By the beginning of the 20th century the area of Britain covered by forest and woodland had dropped to just 5%. Through a concerted effort based around sustainable forest management in the UK this level is now back up to just under 12%, a significant achievement. Although this coverage continues to rise, it is still low compared to other European nations. Intensive human activity over the centuries has determined the natural environment we see in the UK, and land use pressures will not ease. However showing how sustainable forest management benefits the UK as a whole will hopefully keep the general public on board to why it is desirable. The importance of woodland creation cannot be overstated.
The scale of forest and woodland area in the UK does not permit for their own wild management, free of human intervention. UK forestry has been subject to some form of active management for agriculture and heating fuel since the ice ages. Yet now it is widely recognised that good forest management can bring social, economic and environmental benefits to the area. Forests and woodlands can be managed to the specific needs of specific areas, replicating the ancient forest that would have stood there, but on a far smaller scale.
A walk in the woods is still a refreshing, invigorating experience. The social need for places to escape to, relax, educate and just breathe in the air is clear. Forest management can help make woodlands more accessible and less threatening, while still retaining the core essence of its natural environment. Many of us exercise through wooded areas and they are also used to help with mental health and well-being. We walk our dogs, take the family on picnics and holiday in woodland resorts, all aided by good forest management.
Felling and re-planting is a major element of forest management. Part of this also involves thinning, a by-product of which is firewood, an increasingly sought after fuel due to its renewable quality. Though considered poor quality and not suitable for the premium timber markets, firewood and bbq wood fuel provides potential for an economic return on forest management methods, which if applied across even more areas returned to woodland could create rural jobs. The aim of the thinning is to allow for growth of premium timber, an industry that already is of significant size in the UK. Again increased woodland with good sustainable management practices can produce more quality timber with the additional jobs that would create. This combines with the leisure activities that woodlands are used for and the tourist opportunities they attract to show good economic arguments for managed forest and woodland areas.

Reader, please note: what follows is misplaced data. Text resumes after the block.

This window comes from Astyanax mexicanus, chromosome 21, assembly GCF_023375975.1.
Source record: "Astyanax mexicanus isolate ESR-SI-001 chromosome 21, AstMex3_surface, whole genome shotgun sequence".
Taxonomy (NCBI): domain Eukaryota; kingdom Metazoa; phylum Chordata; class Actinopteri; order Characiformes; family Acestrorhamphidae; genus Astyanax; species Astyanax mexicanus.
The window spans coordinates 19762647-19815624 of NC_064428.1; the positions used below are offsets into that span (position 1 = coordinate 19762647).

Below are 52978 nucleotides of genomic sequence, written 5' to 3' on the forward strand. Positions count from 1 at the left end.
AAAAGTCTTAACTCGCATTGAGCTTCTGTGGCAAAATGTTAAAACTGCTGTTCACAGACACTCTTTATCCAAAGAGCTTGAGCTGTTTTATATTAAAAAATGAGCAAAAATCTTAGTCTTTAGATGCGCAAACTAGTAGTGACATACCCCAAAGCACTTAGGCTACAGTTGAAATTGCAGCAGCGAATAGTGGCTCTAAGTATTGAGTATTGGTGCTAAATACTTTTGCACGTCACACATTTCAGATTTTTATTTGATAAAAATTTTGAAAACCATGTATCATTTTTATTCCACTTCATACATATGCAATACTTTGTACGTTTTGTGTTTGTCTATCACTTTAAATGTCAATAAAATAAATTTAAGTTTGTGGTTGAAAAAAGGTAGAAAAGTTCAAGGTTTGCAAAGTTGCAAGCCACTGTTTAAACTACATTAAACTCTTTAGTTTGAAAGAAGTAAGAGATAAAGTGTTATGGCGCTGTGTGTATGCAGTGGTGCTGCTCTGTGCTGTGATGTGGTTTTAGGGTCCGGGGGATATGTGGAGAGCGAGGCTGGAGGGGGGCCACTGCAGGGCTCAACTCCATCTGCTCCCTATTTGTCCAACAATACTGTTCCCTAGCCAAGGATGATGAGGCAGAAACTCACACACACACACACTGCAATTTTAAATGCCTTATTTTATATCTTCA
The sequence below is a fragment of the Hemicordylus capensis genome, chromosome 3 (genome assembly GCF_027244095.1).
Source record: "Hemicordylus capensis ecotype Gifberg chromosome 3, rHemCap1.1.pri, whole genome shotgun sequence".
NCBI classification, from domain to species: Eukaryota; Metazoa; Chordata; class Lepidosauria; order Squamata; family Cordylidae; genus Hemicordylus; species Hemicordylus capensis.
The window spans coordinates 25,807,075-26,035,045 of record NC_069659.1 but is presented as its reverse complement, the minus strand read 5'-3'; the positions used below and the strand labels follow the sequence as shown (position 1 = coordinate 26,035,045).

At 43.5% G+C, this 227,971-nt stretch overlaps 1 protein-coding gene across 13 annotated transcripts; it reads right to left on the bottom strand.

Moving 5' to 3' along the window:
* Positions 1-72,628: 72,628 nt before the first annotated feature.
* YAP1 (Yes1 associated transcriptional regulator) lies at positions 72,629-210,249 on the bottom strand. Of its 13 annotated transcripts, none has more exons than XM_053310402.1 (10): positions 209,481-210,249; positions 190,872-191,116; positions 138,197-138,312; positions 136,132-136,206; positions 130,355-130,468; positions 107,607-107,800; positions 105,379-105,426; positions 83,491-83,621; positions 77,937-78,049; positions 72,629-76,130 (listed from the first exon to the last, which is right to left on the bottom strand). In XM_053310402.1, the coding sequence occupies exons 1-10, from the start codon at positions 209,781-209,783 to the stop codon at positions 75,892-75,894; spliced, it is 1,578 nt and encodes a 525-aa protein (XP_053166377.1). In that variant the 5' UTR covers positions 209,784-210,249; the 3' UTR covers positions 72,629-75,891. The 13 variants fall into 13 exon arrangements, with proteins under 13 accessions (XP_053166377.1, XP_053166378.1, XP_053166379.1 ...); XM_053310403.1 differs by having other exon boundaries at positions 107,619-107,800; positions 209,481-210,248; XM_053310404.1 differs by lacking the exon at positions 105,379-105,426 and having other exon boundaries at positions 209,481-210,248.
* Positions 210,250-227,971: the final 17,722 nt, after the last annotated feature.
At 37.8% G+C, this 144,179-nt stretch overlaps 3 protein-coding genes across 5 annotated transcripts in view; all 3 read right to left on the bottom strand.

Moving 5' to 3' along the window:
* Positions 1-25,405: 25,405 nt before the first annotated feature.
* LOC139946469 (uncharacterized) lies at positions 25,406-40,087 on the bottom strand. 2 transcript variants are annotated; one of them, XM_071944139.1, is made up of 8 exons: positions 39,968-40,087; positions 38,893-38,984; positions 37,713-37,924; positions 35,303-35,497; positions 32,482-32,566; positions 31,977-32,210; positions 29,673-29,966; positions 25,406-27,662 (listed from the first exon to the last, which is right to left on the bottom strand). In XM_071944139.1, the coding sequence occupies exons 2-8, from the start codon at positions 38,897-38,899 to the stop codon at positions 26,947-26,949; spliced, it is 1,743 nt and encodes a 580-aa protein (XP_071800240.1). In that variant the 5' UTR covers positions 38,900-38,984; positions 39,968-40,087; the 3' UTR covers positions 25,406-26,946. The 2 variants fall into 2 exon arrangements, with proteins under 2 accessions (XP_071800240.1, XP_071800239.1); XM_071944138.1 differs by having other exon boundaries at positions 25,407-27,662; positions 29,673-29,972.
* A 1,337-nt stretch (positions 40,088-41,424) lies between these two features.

The nature of UK forests mean that they have to be managed to retain a level of biodiversity. Many areas of trees are of similar age and uniform height, something that is unlikely in areas previously unaffected by human interference. If unmanaged, little light will reach the ground as the canopy grows and closes over. Ground based species numbers will fall, which in turn will affect the habitat diversity in general. Natural woodland would not have this uniform nature and this is where forest management helps. Planting different tree species also makes for a healthier wooded area, though this has to be measured alongside economic decisions. If a wood is providing commercial timber then one specific tree type is easier to harvest and more financially viable.
A good mix of tree varieties also stands our woodlands in good stead to adapt to any future changes brought about by climate change. As most research points to the excess of greenhouse gases such as carbon dioxide as being a major factor in climate change, the reduction of carbon dioxide by trees may be crucial in preventing further serious problems. Tree planting can also help with soil erosion and flooding, again an increasing issue predicted with rising global temperatures.
Woodlands act as the UK’s lungs, removing carbon dioxide and releasing oxygen. They serve as our playgrounds and havens where we can enjoy the diverse habitats of the UK. Yet they also offer the chance to create sustainable livelihoods through jobs in timber and tourism. For this all to fit together good forest management in the UK is vital.